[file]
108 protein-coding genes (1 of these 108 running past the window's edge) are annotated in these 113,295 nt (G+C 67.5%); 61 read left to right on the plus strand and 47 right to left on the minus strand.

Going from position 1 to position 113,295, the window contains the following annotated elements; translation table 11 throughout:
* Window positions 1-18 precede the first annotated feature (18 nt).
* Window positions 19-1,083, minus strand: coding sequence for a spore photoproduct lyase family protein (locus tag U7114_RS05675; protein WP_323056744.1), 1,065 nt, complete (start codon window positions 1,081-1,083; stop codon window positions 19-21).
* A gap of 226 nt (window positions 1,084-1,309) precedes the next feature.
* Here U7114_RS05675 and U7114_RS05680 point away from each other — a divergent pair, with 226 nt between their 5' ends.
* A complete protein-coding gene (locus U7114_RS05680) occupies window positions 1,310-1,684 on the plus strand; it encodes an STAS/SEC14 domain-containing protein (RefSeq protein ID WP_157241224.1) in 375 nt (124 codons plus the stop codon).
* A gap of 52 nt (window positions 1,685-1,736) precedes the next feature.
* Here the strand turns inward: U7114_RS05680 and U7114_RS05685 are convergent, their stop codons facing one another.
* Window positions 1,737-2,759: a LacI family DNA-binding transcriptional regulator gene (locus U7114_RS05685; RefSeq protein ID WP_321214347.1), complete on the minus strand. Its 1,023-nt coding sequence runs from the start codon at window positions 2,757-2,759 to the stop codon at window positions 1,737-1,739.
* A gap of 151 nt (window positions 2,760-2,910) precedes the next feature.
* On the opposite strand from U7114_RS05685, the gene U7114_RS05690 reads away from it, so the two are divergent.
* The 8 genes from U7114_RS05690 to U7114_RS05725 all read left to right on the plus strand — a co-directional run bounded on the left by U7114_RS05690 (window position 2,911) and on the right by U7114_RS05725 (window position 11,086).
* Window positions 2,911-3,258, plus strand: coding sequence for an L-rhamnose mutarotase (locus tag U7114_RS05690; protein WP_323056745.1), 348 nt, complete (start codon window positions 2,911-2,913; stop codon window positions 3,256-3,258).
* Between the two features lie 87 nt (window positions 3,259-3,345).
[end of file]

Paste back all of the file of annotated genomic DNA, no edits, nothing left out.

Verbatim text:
108 protein-coding genes (1 of these 108 running past the window's edge) are annotated in these 113,295 nt (G+C 67.5%); 61 read left to right on the plus strand and 47 right to left on the minus strand.

Going from position 1 to position 113,295, the window contains the following annotated elements; translation table 11 throughout:
* Window positions 1-18 precede the first annotated feature (18 nt).
* Window positions 19-1,083, minus strand: coding sequence for a spore photoproduct lyase family protein (locus tag U7114_RS05675; protein WP_323056744.1), 1,065 nt, complete (start codon window positions 1,081-1,083; stop codon window positions 19-21).
* A gap of 226 nt (window positions 1,084-1,309) precedes the next feature.
* Here U7114_RS05675 and U7114_RS05680 point away from each other — a divergent pair, with 226 nt between their 5' ends.
* A complete protein-coding gene (locus U7114_RS05680) occupies window positions 1,310-1,684 on the plus strand; it encodes an STAS/SEC14 domain-containing protein (RefSeq protein ID WP_157241224.1) in 375 nt (124 codons plus the stop codon).
* A gap of 52 nt (window positions 1,685-1,736) precedes the next feature.
* Here the strand turns inward: U7114_RS05680 and U7114_RS05685 are convergent, their stop codons facing one another.
* Window positions 1,737-2,759: a LacI family DNA-binding transcriptional regulator gene (locus U7114_RS05685; RefSeq protein ID WP_321214347.1), complete on the minus strand. Its 1,023-nt coding sequence runs from the start codon at window positions 2,757-2,759 to the stop codon at window positions 1,737-1,739.
* A gap of 151 nt (window positions 2,760-2,910) precedes the next feature.
* On the opposite strand from U7114_RS05685, the gene U7114_RS05690 reads away from it, so the two are divergent.
* The 8 genes from U7114_RS05690 to U7114_RS05725 all read left to right on the plus strand — a co-directional run bounded on the left by U7114_RS05690 (window position 2,911) and on the right by U7114_RS05725 (window position 11,086).
* Window positions 2,911-3,258, plus strand: coding sequence for an L-rhamnose mutarotase (locus tag U7114_RS05690; protein WP_323056745.1), 348 nt, complete (start codon window positions 2,911-2,913; stop codon window positions 3,256-3,258).
* Between the two features lie 87 nt (window positions 3,259-3,345).